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January 20, 2015 • Athletic AdministrationCoaching

Between the Lines: Finding the good amidst the bad

Kevin Hoffman

High school sports are not in a bad place, but taking in the news over the last few months might have you fooled — concussions, hazing, drug use, coach misconduct. It’s been an ugly fall.

The worst was the sexual assault by a group of New Jersey high school football players on their teammates, disguised as some sort of hazing ritual. The team was suspended, games were canceled and jobs are in limbo.

How does something like this happen anywhere, much less an institution where children are supposed to be safe from harm?

The image problem comes from the way news is disseminated these days. Whether it’s a soccer team in rural Montana or a cross country runner in the mountains of Colorado, we hear about it all. That’s not going to change, so in a way, we must come to grips with the “new normal.”

When I was a sports reporter at a daily newspaper, coaches always blamed the media for jumping on these stories. The argument was, “Well, you guys don’t report the good. You don’t write a story when a kid gets an ‘A’ but you’re right there when they make a mistake.”

Poor public perception is not the media’s fault. And the reason those stories aren’t told is because kids are expected to be good students and follow the rules — normal isn’t news. It’s falling out of line that attracts attention, and that’s what we’re witnessing.

Athletic directors must actively promote the positive things athletes are doing in their programs. | Kevin Hoffman photo

That doesn’t mean there aren’t great stories worth telling, but it’s up to coaches and athletic administrators to wave that flag for their programs. Athletes battle back from brutal injuries, coaches volunteer in their communities, and teams defy the odds to win their conference or state championships. All can be worthy of attention.

Our columnist Dr. David Hoch and others have written about the importance of public relations in athletic programs, and that’s an aspect of your job that must be taken seriously. It may not be easy, and some of you may not have the healthiest relationship with local media, but it’s up to you to shine light on the good. It also means you can’t run and hide amidst the bad.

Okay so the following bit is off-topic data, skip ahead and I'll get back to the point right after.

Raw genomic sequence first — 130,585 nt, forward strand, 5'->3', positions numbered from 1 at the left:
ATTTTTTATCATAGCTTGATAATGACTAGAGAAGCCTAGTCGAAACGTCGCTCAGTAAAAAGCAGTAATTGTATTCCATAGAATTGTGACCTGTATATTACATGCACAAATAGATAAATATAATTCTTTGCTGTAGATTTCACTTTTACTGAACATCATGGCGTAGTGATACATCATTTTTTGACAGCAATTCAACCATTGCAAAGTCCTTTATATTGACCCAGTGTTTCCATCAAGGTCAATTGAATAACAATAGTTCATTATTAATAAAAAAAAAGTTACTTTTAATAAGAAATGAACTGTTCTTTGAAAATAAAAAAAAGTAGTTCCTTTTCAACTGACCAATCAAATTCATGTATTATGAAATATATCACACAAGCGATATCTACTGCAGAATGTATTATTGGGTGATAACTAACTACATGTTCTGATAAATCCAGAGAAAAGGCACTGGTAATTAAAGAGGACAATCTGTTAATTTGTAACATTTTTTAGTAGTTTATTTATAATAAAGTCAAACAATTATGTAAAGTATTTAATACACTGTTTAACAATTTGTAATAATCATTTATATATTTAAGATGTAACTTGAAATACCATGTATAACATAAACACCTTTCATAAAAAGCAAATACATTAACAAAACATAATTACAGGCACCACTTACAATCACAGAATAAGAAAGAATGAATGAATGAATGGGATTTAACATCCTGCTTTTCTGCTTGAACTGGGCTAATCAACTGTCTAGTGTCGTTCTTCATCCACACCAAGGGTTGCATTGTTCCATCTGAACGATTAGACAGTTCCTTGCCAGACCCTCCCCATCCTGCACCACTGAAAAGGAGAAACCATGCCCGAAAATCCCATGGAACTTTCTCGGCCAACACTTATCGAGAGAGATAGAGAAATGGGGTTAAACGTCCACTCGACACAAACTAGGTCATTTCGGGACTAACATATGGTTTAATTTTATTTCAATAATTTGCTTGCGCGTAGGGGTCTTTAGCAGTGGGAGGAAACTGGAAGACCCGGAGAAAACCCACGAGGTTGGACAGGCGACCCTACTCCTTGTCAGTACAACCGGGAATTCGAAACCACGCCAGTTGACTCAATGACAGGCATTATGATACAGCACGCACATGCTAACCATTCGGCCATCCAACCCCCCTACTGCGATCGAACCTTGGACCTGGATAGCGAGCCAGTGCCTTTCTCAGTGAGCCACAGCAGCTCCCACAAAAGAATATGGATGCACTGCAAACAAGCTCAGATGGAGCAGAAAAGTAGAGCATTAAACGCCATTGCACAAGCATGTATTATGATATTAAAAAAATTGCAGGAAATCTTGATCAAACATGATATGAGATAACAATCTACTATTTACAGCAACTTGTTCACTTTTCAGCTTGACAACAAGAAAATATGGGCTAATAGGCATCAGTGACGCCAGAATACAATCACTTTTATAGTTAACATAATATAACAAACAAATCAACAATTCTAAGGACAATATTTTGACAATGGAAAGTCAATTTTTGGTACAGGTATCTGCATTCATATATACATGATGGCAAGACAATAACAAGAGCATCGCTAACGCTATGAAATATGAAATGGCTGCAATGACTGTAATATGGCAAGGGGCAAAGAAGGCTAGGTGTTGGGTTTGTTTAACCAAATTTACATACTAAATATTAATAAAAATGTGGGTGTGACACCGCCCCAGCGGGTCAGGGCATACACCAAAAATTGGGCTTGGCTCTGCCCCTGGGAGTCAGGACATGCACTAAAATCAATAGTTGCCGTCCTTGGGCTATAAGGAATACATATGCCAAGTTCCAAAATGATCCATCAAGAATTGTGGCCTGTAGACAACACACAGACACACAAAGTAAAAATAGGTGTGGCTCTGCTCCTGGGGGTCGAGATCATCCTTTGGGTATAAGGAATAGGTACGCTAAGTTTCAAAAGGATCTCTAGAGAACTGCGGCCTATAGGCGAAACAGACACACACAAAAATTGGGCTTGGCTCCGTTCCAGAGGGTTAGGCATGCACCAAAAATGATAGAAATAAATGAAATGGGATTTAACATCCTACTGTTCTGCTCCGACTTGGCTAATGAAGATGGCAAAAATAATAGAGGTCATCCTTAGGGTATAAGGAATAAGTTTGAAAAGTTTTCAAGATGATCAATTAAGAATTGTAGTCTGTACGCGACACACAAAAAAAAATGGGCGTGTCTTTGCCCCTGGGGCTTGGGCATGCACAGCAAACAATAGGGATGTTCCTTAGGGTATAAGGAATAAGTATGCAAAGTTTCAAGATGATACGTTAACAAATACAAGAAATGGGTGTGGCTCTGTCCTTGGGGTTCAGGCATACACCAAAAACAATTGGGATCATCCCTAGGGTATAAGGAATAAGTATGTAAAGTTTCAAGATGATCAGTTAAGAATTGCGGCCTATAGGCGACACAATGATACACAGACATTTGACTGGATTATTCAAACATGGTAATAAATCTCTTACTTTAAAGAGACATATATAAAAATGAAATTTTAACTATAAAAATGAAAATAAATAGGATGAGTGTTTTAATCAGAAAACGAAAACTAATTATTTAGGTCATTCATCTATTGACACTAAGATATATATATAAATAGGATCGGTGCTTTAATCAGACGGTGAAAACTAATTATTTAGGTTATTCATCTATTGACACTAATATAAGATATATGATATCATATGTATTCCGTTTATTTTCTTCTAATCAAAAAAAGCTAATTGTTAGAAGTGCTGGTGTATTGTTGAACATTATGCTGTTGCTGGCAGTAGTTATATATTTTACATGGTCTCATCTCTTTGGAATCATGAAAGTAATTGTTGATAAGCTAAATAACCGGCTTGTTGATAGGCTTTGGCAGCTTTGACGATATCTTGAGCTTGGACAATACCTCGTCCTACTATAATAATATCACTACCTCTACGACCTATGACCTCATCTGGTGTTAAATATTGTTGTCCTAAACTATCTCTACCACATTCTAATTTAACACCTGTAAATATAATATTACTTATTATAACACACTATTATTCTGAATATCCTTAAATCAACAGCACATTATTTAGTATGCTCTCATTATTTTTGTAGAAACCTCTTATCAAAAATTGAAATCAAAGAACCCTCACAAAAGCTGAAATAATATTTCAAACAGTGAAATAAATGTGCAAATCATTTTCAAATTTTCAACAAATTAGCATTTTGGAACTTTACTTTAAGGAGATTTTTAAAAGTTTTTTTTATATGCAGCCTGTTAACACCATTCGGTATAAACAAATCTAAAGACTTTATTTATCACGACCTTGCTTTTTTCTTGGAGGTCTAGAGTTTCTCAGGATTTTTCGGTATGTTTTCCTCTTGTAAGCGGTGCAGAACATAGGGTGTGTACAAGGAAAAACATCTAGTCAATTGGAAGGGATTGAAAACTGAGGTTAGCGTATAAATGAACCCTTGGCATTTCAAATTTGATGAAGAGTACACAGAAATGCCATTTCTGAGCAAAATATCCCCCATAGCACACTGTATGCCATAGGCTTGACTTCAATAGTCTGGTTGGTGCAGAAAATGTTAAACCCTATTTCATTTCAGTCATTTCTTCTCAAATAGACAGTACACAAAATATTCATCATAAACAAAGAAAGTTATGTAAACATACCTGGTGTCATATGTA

As a reporter, I was asked all the time why we hadn’t reported on this or that, and oftentimes I was clueless. Nobody picked up the phone, nobody sent me an email or gave me notice of what was happening. The stories went untold.

Bad things will continue to happen in high school athletic programs because these are kids, and kids are going to make mistakes. It doesn’t necessarily mean that the athletic program is in shambles or coaches need to lose their jobs. Sometimes, it’s a culture problem intensified by someone in charge, but we can’t be quick to persecute those at the top without knowing the circumstances.

We can never put an end to hazing, or completely protect athletes from concussions. What we can do is combat negative attention by publicizing all that’s right with education-based athletics. No matter where you are, I promise there are uplifting stories waiting to be told. All they need is a voice.


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